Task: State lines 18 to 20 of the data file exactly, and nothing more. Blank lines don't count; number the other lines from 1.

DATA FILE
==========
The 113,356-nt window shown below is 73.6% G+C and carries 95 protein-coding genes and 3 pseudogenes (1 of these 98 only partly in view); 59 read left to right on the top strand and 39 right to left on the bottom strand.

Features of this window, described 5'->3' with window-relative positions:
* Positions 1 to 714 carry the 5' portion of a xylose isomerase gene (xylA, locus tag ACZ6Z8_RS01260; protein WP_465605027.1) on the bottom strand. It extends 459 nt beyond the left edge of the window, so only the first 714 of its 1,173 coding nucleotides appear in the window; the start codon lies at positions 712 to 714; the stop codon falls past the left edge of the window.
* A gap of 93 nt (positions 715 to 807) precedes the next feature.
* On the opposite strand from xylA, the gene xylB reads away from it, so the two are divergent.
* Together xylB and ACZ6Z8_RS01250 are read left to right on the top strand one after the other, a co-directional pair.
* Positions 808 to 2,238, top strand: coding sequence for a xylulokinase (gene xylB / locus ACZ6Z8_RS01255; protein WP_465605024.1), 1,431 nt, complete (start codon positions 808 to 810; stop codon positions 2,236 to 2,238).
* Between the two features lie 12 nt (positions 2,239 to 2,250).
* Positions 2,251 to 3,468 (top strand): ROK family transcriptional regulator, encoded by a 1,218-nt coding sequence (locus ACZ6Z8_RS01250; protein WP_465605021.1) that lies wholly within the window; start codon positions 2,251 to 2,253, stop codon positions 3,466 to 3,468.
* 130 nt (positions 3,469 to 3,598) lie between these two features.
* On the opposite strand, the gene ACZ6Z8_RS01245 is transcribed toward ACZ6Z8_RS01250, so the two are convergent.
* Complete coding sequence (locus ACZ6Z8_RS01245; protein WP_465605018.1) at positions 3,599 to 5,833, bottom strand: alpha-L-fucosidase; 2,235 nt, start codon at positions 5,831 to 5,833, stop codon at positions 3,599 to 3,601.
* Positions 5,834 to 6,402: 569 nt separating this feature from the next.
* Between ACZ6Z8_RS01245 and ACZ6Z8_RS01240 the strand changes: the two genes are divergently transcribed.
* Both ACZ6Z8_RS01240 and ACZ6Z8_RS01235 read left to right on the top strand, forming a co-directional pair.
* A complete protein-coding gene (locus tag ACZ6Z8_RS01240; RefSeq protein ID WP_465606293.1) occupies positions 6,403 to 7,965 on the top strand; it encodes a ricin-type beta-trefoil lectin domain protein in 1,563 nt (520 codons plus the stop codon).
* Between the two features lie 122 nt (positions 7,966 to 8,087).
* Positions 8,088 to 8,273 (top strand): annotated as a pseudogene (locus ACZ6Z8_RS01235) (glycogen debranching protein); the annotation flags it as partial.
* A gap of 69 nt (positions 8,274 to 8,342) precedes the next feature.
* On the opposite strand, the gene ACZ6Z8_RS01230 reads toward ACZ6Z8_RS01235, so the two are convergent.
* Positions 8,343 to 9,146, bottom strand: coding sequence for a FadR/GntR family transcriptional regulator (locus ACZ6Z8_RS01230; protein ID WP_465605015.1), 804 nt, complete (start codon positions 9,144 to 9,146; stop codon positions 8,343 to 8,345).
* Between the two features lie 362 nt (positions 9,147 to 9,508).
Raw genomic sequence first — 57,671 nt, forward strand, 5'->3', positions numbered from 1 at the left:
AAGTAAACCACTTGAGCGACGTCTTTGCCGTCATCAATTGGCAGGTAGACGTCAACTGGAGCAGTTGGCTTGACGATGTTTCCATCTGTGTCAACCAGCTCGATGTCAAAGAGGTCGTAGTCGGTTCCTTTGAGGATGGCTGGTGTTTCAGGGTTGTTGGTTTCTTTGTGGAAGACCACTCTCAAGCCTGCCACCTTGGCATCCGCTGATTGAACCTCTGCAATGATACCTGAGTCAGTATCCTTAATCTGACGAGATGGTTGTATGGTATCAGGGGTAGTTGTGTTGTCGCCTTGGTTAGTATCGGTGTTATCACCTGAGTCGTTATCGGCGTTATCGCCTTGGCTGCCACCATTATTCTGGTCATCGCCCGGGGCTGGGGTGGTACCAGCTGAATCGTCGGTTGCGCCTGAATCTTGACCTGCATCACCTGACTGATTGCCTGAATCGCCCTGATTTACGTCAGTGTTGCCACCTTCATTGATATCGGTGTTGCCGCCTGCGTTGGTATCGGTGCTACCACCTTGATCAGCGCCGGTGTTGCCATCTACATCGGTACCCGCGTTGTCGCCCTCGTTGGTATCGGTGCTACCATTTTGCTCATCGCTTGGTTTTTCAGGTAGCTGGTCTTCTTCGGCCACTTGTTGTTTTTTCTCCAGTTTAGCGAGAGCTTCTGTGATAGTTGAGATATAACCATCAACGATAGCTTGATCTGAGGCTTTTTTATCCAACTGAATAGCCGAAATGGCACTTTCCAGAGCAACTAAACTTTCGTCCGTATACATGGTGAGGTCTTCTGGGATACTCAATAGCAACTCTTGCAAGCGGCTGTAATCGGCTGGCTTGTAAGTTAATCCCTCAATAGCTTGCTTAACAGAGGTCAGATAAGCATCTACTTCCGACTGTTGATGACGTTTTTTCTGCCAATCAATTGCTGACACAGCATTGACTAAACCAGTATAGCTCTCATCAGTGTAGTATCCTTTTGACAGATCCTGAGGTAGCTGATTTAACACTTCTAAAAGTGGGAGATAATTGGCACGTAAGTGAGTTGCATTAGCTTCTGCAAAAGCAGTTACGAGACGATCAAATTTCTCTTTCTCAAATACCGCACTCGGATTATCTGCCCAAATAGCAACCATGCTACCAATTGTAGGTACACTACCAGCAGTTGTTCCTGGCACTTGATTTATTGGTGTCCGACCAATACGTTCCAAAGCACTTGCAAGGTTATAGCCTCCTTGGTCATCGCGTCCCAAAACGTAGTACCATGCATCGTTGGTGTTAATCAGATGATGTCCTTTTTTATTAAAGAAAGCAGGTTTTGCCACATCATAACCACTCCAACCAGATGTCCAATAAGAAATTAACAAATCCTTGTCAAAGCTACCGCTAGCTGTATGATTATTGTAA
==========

* Positions 8,088 to 8,273 (top strand): annotated as a pseudogene (locus ACZ6Z8_RS01235) (glycogen debranching protein); the annotation flags it as partial.
* A gap of 69 nt (positions 8,274 to 8,342) precedes the next feature.
* On the opposite strand, the gene ACZ6Z8_RS01230 reads toward ACZ6Z8_RS01235, so the two are convergent.